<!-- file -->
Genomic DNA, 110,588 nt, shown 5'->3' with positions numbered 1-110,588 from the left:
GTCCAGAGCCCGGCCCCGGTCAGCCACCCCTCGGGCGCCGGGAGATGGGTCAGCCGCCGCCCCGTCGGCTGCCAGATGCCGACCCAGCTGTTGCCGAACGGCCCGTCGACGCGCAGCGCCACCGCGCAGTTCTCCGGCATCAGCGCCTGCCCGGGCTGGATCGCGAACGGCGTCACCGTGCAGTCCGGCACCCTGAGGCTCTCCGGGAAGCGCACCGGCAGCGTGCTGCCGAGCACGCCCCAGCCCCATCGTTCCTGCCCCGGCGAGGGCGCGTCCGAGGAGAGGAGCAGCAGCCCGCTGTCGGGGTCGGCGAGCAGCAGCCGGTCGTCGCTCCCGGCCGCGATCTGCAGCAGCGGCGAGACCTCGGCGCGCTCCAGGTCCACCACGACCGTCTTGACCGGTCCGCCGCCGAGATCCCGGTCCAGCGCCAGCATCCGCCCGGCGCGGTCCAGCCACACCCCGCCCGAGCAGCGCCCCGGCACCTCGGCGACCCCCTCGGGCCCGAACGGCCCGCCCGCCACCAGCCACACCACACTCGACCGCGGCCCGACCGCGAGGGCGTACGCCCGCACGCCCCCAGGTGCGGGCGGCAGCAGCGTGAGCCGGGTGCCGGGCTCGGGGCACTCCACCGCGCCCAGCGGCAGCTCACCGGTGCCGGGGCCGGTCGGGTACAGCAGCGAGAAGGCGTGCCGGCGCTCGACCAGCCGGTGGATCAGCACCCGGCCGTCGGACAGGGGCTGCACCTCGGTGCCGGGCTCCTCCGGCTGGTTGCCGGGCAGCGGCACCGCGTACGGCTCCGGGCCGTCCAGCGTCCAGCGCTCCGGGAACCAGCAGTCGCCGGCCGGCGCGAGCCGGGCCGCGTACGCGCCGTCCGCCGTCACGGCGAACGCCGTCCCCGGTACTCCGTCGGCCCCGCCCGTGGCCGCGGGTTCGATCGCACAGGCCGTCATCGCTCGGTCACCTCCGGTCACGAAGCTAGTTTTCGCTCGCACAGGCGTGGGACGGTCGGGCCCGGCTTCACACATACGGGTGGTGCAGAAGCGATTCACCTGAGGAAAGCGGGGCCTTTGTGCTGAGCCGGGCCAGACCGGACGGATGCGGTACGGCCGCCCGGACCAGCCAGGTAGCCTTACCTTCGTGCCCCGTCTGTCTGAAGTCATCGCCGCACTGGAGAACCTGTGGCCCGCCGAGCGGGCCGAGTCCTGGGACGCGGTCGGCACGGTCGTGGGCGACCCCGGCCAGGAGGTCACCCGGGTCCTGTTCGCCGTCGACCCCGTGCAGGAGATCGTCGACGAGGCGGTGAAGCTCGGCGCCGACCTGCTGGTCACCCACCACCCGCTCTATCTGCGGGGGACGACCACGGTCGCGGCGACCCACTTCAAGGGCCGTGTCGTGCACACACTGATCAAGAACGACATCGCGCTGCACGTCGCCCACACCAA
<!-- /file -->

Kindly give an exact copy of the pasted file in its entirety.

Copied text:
Genomic DNA, 110,588 nt, shown 5'->3' with positions numbered 1-110,588 from the left:
GTCCAGAGCCCGGCCCCGGTCAGCCACCCCTCGGGCGCCGGGAGATGGGTCAGCCGCCGCCCCGTCGGCTGCCAGATGCCGACCCAGCTGTTGCCGAACGGCCCGTCGACGCGCAGCGCCACCGCGCAGTTCTCCGGCATCAGCGCCTGCCCGGGCTGGATCGCGAACGGCGTCACCGTGCAGTCCGGCACCCTGAGGCTCTCCGGGAAGCGCACCGGCAGCGTGCTGCCGAGCACGCCCCAGCCCCATCGTTCCTGCCCCGGCGAGGGCGCGTCCGAGGAGAGGAGCAGCAGCCCGCTGTCGGGGTCGGCGAGCAGCAGCCGGTCGTCGCTCCCGGCCGCGATCTGCAGCAGCGGCGAGACCTCGGCGCGCTCCAGGTCCACCACGACCGTCTTGACCGGTCCGCCGCCGAGATCCCGGTCCAGCGCCAGCATCCGCCCGGCGCGGTCCAGCCACACCCCGCCCGAGCAGCGCCCCGGCACCTCGGCGACCCCCTCGGGCCCGAACGGCCCGCCCGCCACCAGCCACACCACACTCGACCGCGGCCCGACCGCGAGGGCGTACGCCCGCACGCCCCCAGGTGCGGGCGGCAGCAGCGTGAGCCGGGTGCCGGGCTCGGGGCACTCCACCGCGCCCAGCGGCAGCTCACCGGTGCCGGGGCCGGTCGGGTACAGCAGCGAGAAGGCGTGCCGGCGCTCGACCAGCCGGTGGATCAGCACCCGGCCGTCGGACAGGGGCTGCACCTCGGTGCCGGGCTCCTCCGGCTGGTTGCCGGGCAGCGGCACCGCGTACGGCTCCGGGCCGTCCAGCGTCCAGCGCTCCGGGAACCAGCAGTCGCCGGCCGGCGCGAGCCGGGCCGCGTACGCGCCGTCCGCCGTCACGGCGAACGCCGTCCCCGGTACTCCGTCGGCCCCGCCCGTGGCCGCGGGTTCGATCGCACAGGCCGTCATCGCTCGGTCACCTCCGGTCACGAAGCTAGTTTTCGCTCGCACAGGCGTGGGACGGTCGGGCCCGGCTTCACACATACGGGTGGTGCAGAAGCGATTCACCTGAGGAAAGCGGGGCCTTTGTGCTGAGCCGGGCCAGACCGGACGGATGCGGTACGGCCGCCCGGACCAGCCAGGTAGCCTTACCTTCGTGCCCCGTCTGTCTGAAGTCATCGCCGCACTGGAGAACCTGTGGCCCGCCGAGCGGGCCGAGTCCTGGGACGCGGTCGGCACGGTCGTGGGCGACCCCGGCCAGGAGGTCACCCGGGTCCTGTTCGCCGTCGACCCCGTGCAGGAGATCGTCGACGAGGCGGTGAAGCTCGGCGCCGACCTGCTGGTCACCCACCACCCGCTCTATCTGCGGGGGACGACCACGGTCGCGGCGACCCACTTCAAGGGCCGTGTCGTGCACACACTGATCAAGAACGACATCGCGCTGCACGTCGCCCACACCAA